3 Ways to Engage Accounting Employees

Every day, as leaders, we are faced with dozens of decisions, and the first question should always be, “For whom are we solving the problem?,” even before “What are we trying to solve?” At Intuit®, we explicitly solve for four stakeholders: employees, customers, partners and shareholders. Knowing that everyone with whom I work shares the goal of solving for all four makes conversations more productive and solutions better for everyone.

But, with four stakeholders, how do you prioritize? Our CEO, Brad Smith, taught me an easy way to remember. Shareholders are like food … critical to your survival, but you can go three weeks without food. Customers and partners are like water … you can go three days without liquid. However, employees are like air … three minutes and you are done.

Brad’s point, I know, is that engaged employees will lead to satisfied customers and partners, which will, in turn, result in positive shareholder outcomes. I’m proud that Intuit is on Fortune’s list of Top 100 Places to Work for the 14th time in 2015. So, what have I learned here about engaging employees, applicable to any size business?

First, at the strategic level, I believe there is no better guide than Daniel Pink, author of five books about business, work and management. He doesn’t believe it is about carrots and sticks anymore, but instead about mastery, autonomy and purpose. I’d encourage you to learn more, but, in summary, your employees want to grow their skills over time (mastery), be in charge of something (autonomy), and be part of something larger than a transactional relationship with their employer and customers (purpose). That isn’t hard stuff, but you must be deliberate in offering this to whoever works with you or for you. Of course, you have to pay decently and provide a positive work environment, but you cannot bribe your way to happiness, nor hope that beanbags and a ping pong table will work for long.

On a more day-to-day basis, I have found three things to be helpful:

Make it cultural – Hire people who care about their employees, measure their employee’s engagement, and reward employee outcomes equally with shareholder and customer outcomes. Talk is talk, but measurement and rewards are the ‘walk.’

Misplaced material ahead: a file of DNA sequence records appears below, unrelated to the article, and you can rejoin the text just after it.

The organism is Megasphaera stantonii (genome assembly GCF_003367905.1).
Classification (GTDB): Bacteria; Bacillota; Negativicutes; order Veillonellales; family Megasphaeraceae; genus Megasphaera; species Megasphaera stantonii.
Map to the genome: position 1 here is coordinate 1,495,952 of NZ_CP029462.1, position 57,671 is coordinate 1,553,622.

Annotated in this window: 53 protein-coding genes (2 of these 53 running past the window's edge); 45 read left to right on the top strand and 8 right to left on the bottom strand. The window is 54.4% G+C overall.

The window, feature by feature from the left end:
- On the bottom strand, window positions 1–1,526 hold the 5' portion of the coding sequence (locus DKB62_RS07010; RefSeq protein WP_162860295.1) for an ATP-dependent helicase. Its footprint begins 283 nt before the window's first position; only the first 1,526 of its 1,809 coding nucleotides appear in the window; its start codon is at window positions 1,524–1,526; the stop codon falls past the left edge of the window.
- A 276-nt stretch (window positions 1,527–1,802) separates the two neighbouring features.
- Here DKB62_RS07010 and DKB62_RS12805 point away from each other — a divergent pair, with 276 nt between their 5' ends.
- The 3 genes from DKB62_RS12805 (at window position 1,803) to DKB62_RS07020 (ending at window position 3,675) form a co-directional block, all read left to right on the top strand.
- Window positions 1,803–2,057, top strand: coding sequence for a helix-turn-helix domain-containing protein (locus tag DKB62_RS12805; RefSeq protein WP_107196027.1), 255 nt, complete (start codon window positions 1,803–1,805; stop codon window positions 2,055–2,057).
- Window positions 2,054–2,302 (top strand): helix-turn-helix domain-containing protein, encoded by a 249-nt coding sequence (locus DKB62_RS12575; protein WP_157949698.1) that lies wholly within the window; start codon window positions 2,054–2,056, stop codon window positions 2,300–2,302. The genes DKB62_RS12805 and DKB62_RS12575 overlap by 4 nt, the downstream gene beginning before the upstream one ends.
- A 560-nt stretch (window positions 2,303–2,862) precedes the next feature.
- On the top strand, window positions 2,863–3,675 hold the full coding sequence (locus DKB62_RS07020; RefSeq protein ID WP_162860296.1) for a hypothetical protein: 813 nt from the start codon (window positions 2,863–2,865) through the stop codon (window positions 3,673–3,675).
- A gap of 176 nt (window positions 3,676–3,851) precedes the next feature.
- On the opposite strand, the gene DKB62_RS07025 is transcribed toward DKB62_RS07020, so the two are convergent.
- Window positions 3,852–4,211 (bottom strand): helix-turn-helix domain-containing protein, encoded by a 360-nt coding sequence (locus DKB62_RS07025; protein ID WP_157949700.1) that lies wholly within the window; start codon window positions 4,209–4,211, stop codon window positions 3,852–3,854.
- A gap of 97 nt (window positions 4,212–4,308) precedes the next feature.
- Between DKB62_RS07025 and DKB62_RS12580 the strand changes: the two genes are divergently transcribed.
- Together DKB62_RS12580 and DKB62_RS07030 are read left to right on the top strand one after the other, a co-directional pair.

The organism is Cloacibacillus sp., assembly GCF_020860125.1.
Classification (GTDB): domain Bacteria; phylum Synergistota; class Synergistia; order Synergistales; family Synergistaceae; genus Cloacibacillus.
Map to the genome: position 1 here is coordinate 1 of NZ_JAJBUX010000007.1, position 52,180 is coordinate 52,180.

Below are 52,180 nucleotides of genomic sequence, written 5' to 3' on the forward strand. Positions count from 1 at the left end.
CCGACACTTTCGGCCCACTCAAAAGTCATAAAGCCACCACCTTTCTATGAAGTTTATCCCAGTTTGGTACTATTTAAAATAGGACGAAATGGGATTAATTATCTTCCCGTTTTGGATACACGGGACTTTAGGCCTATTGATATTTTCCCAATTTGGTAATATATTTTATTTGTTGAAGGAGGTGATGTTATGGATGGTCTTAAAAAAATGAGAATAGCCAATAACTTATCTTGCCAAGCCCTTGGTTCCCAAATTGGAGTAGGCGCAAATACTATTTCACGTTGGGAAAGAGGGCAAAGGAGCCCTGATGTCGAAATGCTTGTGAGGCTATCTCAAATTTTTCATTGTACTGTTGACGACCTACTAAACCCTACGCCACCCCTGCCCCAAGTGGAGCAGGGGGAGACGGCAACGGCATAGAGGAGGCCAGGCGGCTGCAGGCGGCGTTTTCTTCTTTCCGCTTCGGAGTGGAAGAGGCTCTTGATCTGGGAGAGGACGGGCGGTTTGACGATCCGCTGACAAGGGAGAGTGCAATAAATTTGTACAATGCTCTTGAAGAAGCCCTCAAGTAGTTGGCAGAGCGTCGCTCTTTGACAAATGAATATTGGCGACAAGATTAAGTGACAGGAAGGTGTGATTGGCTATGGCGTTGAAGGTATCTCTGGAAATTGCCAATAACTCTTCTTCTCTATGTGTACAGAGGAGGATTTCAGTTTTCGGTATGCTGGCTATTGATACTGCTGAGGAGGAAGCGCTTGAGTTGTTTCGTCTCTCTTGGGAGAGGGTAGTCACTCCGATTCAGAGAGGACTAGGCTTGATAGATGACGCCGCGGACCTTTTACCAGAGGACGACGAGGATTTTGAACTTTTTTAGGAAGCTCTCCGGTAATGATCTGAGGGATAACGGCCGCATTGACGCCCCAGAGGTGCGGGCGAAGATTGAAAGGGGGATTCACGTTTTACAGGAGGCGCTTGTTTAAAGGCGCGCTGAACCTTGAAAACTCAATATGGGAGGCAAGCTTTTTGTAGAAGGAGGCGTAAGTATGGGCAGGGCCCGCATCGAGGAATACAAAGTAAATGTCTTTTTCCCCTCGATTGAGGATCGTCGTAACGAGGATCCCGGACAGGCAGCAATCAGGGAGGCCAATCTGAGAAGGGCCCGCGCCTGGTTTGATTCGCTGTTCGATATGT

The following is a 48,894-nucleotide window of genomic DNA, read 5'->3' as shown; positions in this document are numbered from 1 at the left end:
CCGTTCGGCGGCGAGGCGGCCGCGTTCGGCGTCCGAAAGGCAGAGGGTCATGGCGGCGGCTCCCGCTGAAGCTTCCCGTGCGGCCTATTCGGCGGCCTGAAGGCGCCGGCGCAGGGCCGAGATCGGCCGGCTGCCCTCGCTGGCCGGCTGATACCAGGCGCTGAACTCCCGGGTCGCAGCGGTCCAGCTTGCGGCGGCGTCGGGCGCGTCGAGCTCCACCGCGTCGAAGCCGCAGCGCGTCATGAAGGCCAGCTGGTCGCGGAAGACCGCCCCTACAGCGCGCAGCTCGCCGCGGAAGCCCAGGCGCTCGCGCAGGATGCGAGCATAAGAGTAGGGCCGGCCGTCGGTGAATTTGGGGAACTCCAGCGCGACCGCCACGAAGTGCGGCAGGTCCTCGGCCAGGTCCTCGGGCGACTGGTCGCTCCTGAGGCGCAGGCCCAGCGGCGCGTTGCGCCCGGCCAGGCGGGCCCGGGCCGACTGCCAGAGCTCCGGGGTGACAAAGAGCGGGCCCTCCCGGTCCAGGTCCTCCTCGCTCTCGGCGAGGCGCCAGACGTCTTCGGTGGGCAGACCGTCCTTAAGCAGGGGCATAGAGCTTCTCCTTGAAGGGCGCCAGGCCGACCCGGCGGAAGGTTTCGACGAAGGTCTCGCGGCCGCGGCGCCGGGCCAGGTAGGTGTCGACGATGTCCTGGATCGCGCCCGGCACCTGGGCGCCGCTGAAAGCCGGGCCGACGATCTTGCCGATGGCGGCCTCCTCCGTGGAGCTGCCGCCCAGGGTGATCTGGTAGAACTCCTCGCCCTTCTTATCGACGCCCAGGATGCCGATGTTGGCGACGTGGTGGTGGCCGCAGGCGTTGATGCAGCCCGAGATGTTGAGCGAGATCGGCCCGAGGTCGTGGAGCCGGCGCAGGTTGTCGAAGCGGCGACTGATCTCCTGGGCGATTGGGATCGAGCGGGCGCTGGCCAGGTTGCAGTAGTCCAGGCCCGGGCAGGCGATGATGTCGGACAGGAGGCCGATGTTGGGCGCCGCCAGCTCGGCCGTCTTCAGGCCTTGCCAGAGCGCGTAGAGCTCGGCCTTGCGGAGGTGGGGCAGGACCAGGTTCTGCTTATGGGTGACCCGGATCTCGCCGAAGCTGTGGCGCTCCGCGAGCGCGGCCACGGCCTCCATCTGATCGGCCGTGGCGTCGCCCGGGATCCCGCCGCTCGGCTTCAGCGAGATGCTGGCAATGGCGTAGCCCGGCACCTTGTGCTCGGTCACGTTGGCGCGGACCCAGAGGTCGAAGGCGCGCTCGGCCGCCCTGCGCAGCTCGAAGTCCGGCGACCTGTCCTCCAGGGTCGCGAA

Communicate, communicate, communicate – There is no substitute for having at least monthly development discussions with your direct reports to ensure issues and assumptions are not festering. You can also hold quarterly meetings with various staff and periodic town halls that help everyone share in the vision and the outcomes as the organization progresses. I’ve sometimes forgotten to make the time for these, and I’ve seen my engagement levels fall off with near perfect correlation.

Something personal – I’ve seen great leaders create an engaged environment with small, yet meaningful delighters. Tom Fricke, a boss at PepsiCo, sent birthday cards to everyone in the division. I remember being with him when he met employees for the first time, and often, the card was the first topic of conversation. Steve Reinemund, former CEO of PepsiCo, gave his personal watch away to leaders for a job well done. They wore it with pride for many, many years, happy to share the story of how they earned it. Finally, Carlos Paz Soldan, who led Argentina for P&G for many years, just walked around, sat down at your desk and chatted. All day long. I never saw him in his office, and I don’t know when he did email, but we remain friends more than a decade later.

Back to work, I suppose, but if you’re wondering what to do now, why not go have a chat with one of your most valued employees? Your customers and shareholders will thank you.